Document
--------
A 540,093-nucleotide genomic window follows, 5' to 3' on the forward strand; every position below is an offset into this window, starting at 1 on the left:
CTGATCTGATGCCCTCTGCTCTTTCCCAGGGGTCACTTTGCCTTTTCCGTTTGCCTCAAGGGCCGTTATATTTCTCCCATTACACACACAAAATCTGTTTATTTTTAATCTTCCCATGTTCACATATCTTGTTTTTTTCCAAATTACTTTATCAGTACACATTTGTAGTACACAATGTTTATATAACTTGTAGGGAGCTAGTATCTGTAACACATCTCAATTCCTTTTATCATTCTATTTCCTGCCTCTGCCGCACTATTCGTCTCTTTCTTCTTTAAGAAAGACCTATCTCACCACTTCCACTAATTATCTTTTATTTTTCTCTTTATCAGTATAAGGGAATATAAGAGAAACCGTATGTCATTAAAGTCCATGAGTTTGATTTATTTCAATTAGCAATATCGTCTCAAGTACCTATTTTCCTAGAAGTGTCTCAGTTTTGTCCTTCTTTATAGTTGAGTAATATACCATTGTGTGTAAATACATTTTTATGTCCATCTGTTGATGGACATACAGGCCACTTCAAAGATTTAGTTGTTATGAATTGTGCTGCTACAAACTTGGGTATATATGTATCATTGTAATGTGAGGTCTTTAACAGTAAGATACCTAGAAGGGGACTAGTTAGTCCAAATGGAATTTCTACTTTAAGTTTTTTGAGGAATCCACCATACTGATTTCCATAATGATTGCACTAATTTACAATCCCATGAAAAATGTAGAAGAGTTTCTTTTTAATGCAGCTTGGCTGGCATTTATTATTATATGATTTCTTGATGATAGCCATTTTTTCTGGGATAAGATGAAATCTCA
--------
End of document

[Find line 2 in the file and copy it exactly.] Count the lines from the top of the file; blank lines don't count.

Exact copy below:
CTGATCTGATGCCCTCTGCTCTTTCCCAGGGGTCACTTTGCCTTTTCCGTTTGCCTCAAGGGCCGTTATATTTCTCCCATTACACACACAAAATCTGTTTATTTTTAATCTTCCCATGTTCACATATCTTGTTTTTTTCCAAATTACTTTATCAGTACACATTTGTAGTACACAATGTTTATATAACTTGTAGGGAGCTAGTATCTGTAACACATCTCAATTCCTTTTATCATTCTATTTCCTGCCTCTGCCGCACTATTCGTCTCTTTCTTCTTTAAGAAAGACCTATCTCACCACTTCCACTAATTATCTTTTATTTTTCTCTTTATCAGTATAAGGGAATATAAGAGAAACCGTATGTCATTAAAGTCCATGAGTTTGATTTATTTCAATTAGCAATATCGTCTCAAGTACCTATTTTCCTAGAAGTGTCTCAGTTTTGTCCTTCTTTATAGTTGAGTAATATACCATTGTGTGTAAATACATTTTTATGTCCATCTGTTGATGGACATACAGGCCACTTCAAAGATTTAGTTGTTATGAATTGTGCTGCTACAAACTTGGGTATATATGTATCATTGTAATGTGAGGTCTTTAACAGTAAGATACCTAGAAGGGGACTAGTTAGTCCAAATGGAATTTCTACTTTAAGTTTTTTGAGGAATCCACCATACTGATTTCCATAATGATTGCACTAATTTACAATCCCATGAAAAATGTAGAAGAGTTTCTTTTTAATGCAGCTTGGCTGGCATTTATTATTATATGATTTCTTGATGATAGCCATTTTTTCTGGGATAAGATGAAATCTCA